Angola is experiencing a major revitalization as it slowly recovers from a devastating 27 year civil war that finally ended in 2002. The Africa Cup of Nations kicked off  (sorry for the soccer pun) this week: a biennial continent-wide tournament, and this year a rousing prelude to the World Cup occurring in June in South Africa. Angola is also one of the world’s top twenty crude oil exporters and a member of OPEC. This revenue stream elevates Angola’s stature as a major economic player both globally and in the region, as nations compete for Angolan oil exports.

These resulting economic ties also create political relationships. Stay with me, I am getting to my point, I promise. Angola ranks sixth in the list of countries importing oil into the United States. This means the US relies on Angola and Angola relies on the US. Thus each is in the position to influence the other on a whole host of issues. And so we have arrived: Angola is up in February for its turn under the United Nation’s Universal Periodic Review (UN-UPR).

The UN-UPR is a process by which each member state’s human rights record is scrutinized by it’s peers. All member nations are subject to this review every four years, during which time other nations and non-governmental organizations (NGO’s) can raise concerns, ask questions and make recommendations on how to improve human rights conditions. One of the concerns about the process, which has already played out during other state’s reviews, is peer nations won’t really raise the tough issues. Rather they lob soft balls (or maybe soccer balls?) for fear of damaging economic relationships or labeling as a hypocrit because of the peer nation’s own human rights record.

But it is the duty and responsibility of UN member states to hold each other accountable, and it is our onus as global citizens to make sure our governments step up to the plate. So we are calling on the US State Department to not go easy on Angola because we want it’s oil exports. Instead, we are demanding the US help ensure human rights are imported into Angola via the UPR process.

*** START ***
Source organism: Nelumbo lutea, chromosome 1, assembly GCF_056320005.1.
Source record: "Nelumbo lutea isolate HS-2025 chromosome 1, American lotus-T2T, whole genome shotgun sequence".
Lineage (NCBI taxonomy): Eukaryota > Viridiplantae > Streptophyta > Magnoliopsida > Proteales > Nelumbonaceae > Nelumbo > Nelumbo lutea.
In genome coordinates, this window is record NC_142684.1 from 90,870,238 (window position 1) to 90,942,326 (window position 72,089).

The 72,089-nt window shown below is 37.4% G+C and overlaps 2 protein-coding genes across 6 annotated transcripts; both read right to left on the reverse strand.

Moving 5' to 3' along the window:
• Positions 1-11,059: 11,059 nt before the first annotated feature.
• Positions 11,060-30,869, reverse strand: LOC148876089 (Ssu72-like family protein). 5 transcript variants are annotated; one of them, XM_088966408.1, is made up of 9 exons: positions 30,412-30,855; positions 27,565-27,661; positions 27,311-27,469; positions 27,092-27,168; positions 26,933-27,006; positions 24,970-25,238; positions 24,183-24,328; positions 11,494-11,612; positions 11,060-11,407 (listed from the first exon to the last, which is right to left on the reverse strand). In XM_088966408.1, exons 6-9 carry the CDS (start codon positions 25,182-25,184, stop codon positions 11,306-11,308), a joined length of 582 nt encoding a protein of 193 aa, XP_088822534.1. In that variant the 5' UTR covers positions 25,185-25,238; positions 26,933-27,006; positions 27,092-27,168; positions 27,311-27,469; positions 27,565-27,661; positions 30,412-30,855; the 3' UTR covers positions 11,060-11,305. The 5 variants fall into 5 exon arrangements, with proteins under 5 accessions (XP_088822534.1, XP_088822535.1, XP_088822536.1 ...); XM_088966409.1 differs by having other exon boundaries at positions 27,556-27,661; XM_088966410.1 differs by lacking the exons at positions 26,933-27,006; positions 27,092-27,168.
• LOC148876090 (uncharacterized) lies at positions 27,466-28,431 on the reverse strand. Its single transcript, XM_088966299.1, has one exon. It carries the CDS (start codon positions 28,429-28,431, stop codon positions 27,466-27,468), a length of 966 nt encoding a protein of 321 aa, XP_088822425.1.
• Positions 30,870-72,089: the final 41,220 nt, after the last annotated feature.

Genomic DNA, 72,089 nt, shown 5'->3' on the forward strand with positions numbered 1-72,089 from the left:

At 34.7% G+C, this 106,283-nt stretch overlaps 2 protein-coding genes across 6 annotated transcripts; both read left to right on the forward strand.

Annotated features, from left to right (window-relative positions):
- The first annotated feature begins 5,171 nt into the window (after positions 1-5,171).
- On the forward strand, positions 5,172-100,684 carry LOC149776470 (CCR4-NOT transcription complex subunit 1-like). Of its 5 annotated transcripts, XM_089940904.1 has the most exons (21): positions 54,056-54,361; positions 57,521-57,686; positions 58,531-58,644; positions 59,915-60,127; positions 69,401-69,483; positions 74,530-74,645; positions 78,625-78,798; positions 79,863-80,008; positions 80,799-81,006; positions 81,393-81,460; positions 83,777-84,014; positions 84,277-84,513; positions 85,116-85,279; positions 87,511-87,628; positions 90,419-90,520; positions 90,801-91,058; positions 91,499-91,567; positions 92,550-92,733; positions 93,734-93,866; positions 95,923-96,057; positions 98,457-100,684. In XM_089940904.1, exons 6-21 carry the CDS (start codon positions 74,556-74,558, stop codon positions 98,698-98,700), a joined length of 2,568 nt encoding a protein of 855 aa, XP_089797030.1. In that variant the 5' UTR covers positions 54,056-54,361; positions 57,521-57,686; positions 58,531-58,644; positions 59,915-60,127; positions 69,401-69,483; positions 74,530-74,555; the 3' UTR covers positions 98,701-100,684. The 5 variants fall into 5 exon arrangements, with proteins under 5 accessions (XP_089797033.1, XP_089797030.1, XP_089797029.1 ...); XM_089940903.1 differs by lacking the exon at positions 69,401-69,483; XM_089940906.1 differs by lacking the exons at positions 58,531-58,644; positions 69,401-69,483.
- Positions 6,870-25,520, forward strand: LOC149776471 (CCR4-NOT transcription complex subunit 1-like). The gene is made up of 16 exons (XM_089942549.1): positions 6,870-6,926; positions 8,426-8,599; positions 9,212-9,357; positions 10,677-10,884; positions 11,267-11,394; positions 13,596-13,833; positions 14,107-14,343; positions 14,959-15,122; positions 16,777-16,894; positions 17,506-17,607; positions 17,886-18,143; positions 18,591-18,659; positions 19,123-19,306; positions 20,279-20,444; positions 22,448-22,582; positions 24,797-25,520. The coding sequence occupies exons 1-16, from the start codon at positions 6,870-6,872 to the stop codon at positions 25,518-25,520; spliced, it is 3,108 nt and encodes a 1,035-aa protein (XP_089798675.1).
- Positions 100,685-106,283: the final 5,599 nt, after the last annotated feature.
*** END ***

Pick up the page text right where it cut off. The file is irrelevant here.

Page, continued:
There are three major areas we call on Secretary Clinton to raise during the UPR process: forced evictions, the safety of human rights defenders and protections of freedom of expression and association. These are all areas of serious concern in Angola; people are rendered homeless for political and/or economic gain, human rights defenders experience repression and beatings as they work to hold the government accountable and journalists and citizens are imprisoned for speaking out and demanding positive change.

So stand up as a global citizen and encourage all UN member nations to not give Angola an easy pass under the UN-UPR next month and tell Secretary Clinton that the US must do it’s part! Economics is supply and demand. Instead of only demanding oil come out of Angola, let’s supply the tools to encourage human rights to come in!